Headlines that humour

The hyper-tension inducing headlines in newspapers can be a source of laughter too. Here’s a look at a few of them.

"Consuming this product, especially early in the morning, may be injurious to your health" – we don’t have this warning printed at the top of the front page of our daily newspaper. But they should. Because reading newspaper does make one’s blood pressure shoot up.

This scam or that rip of, all accusing or implicating VIPs who are supposed to be our leaders, administrators and adjudicators. Involving not just lakhs but hundreds of crores, even lakhs of crores. A day care centre’s roof collapse  killing children, a substandard construction causing death, contaminated water causing illness, a woeful, criminal  lack of accountability all round.

Sometimes the only way to tackle this rising hyper-tension, is to resort to humour by seeking out the laughable ones in these same news reports.

Traffic lessons to the Chinese

Here is a headline, to begin with, from the paper of Thursday April 21 –

"China eyes Bangalore model for traffic management". Ponder over that – we are doing such a good job of managing traffic in this metropolis that the Chinese want to learn from us. Never mind that 1,000 Bangaloreans are getting killed in traffic accidents per year, while several thousands get maimed. Not counting those who narrowly miss getting run over; once the driver of a two wheeler rammed his front wheel into my leg and then said, "Enu aagilla, bidi " – nothing has happened, let it go, and drove off into a red light. Even if I had wanted to hitch up my sari and show him the large bluish bruise on my calf muscle, he wasn’t around.

Two wheelers and autos overtaking on the left even at bus stops, endangering commuters trying to get into buses, men riding merrily on the wrong side of a road divider with impunity and cattle resting in the middle of a thoroughfare. Pot holes. Vehicles stopping across pedestrian  crossings.  Speed breakers and humps here there and everywhere, turning roads into obstacle race courses. Policemen who throw up their hands in sheer helplessness even as they watch rule breakers, because there are just too many culprits  to chase and apprehend and book. This is namma ooru. Or, in filmi parlance, Yeh Bungle-ooru hai, bhai.

So what are we going to teach the Chinese, unless it is about how to maim and kill a few thousands each month (as one solution to their burgeoning population perhaps?) After killing our silk weaving industry by copying our designs, and flooding our markets with cheap imitations of all kinds of goods ranging from electronics to designer bags to even our quintessentially Indian brass lamps (no kidding !) I thought there was nothing left for the Chinese to learn from us. Apparently there is. Our traffic management. Especially in Bangalore. Doesn’t that bring a smile (even if wry) on every pedestrian’s face?  Laugh, it is good for your health. Better by far, than fuming and getting worked up.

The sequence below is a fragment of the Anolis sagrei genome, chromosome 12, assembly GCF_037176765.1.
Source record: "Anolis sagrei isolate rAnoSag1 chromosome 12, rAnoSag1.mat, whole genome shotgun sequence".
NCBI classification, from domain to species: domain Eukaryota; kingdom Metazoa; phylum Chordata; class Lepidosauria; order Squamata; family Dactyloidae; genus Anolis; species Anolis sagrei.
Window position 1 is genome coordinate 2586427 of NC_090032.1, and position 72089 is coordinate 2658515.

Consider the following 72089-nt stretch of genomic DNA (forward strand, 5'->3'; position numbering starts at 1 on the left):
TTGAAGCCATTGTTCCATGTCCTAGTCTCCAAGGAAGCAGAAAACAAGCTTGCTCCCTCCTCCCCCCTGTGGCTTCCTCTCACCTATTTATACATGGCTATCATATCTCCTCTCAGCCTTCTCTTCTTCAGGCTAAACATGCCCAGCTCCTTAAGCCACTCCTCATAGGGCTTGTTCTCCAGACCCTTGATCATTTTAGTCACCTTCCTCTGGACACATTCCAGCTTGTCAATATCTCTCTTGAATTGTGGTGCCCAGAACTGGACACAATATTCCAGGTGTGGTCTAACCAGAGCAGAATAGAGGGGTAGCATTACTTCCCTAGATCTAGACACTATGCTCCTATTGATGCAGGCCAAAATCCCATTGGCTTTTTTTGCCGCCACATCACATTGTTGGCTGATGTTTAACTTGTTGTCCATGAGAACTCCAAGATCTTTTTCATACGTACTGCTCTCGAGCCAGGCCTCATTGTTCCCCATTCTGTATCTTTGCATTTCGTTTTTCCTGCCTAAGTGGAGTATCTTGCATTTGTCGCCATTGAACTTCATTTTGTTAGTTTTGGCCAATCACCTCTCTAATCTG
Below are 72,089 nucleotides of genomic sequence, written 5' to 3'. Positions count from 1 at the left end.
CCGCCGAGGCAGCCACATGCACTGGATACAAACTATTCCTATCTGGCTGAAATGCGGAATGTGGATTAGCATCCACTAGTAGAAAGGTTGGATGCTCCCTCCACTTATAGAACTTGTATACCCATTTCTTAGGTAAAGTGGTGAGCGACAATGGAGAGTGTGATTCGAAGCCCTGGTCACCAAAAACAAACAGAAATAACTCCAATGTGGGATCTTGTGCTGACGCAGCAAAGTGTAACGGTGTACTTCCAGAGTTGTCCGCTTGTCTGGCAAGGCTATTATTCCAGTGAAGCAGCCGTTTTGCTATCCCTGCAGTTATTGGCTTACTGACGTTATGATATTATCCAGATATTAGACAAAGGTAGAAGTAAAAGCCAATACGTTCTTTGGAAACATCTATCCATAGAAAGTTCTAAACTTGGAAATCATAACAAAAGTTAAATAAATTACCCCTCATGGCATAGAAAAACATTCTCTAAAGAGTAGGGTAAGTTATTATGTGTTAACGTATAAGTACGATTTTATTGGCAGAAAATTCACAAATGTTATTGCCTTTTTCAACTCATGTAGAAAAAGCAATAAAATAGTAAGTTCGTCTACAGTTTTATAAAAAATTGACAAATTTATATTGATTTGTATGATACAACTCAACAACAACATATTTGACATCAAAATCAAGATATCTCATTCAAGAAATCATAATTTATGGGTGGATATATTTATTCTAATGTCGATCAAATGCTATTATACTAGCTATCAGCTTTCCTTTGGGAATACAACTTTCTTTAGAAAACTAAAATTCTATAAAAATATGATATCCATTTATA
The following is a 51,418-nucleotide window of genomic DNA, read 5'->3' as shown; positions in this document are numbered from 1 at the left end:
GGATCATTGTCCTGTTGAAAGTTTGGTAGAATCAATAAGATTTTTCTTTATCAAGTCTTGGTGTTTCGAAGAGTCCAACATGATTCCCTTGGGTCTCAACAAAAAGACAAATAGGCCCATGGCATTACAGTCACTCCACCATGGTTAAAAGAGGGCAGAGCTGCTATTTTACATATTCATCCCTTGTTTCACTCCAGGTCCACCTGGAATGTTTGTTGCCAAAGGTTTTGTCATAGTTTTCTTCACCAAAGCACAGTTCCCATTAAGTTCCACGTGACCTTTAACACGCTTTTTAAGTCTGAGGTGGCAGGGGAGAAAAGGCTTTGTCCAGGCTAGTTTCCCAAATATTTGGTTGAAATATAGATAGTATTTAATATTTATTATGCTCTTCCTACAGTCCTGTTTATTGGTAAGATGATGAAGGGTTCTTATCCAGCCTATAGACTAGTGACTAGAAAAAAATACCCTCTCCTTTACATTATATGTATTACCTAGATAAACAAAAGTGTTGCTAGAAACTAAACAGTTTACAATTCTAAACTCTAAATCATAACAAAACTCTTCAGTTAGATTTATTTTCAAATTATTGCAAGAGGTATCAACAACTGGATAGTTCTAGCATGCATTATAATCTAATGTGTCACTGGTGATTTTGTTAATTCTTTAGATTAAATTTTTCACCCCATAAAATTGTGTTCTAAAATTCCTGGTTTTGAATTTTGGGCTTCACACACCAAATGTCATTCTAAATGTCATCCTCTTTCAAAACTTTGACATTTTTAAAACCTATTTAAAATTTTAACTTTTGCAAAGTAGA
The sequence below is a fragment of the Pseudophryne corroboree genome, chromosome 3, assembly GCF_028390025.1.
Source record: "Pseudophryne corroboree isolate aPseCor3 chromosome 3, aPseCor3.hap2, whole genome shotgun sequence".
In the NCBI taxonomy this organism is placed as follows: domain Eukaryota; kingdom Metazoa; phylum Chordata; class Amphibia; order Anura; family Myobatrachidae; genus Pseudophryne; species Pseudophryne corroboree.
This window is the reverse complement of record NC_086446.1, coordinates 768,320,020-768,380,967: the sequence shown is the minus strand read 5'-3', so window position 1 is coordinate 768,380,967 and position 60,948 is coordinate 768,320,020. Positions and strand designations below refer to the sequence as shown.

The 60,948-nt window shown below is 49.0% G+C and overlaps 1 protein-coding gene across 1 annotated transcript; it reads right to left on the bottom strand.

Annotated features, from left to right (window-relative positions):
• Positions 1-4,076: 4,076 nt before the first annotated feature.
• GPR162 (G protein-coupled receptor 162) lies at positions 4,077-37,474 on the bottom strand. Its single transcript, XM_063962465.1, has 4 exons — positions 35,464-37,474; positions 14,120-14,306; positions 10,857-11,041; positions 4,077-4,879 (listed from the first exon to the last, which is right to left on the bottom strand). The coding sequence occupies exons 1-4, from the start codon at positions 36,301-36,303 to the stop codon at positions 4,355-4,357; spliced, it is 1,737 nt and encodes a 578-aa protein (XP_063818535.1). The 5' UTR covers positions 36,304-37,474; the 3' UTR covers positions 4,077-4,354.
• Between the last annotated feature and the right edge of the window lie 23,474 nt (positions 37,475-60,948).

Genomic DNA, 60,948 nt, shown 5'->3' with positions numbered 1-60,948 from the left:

Corrupting the Mahatma

The other item that brought laughter (wry again – there is little that provides clean, uncomplicated mirth; even cartoons only lampoon the corrupt VIPs) was an earlier statement by a former chief minister, that even Gandhi would have been corrupt, had he been living in our times. What an utterly, farfetched, and crass piece of joke!

I spent the rest of the day diverting myself with what kind of corruption the Father of the Nation might have descended to – would he have asked for an air-conditioned  Mercedes Benz perhaps, as ‘consideration’ for calling off his fast? Or a couple of fancy suit lengths from a duty free shop in Dubai, so that he could toss aside his coarse khaddar dhoti and dress nattily when he visited the British king or the U.S. President? Or just nice, expensive Nike shoes with a five figure price tag, to replace his pedestrian leather chappals? Or designer sun glasses, so that he could discard his rimless, functional spectacles? An overseas jaunt and junket, all expenses paid, with visits to discos and bars in seven star hotels thrown in as added inducements? A nice, natural looking hair piece perhaps, to cover his baldpate and give him a "better image" when he appears on TV shows?

After that, I was stuck for ideas. Because every one of these accessories – the ordinary chappals, the khadi, the functional specs, were part of a way of life on which his whole philosophy of life and national resurgence was built. Even school kids learn this. And here we have a leader, a former chief minister and son of a former prime minister, making an outrageous comment on corruption, seemingly to justify the scams that he could not – did not care to – address while in office.

Want an award? Just take it.

But here is a genuine piece of laughter-generating news, fresh off the press as I write – during the Kempe Gowda awards ceremony, those wanting to be among the awardees but not in the list of those chosen, found a novel ruse to grab an award. Reports say, two of them turned up dressed to the nines, and just took their places on the stage – and so the organisers decided they had no alternative but to give them an award each too. You mean it is that simple?

Poster of the 500th Kempe Gowda anniversary celebrations. Pic: Yograj S Mudalgi

I wish I had known earlier. All it takes is to walk in and sit among the awardees. So why bother about merit, social contributions, whatever? Come on guys, there are awards waiting to be handed over. Next time let’s all line up and take our seats. The government hands over an award, irrespective of whether one’s name figures in the list, whether a committee entrusted with the task of choosing awardees has included a name or not.

We should thank these two ‘award winners’ for giving us something to laugh over and divert us from our daily woes.

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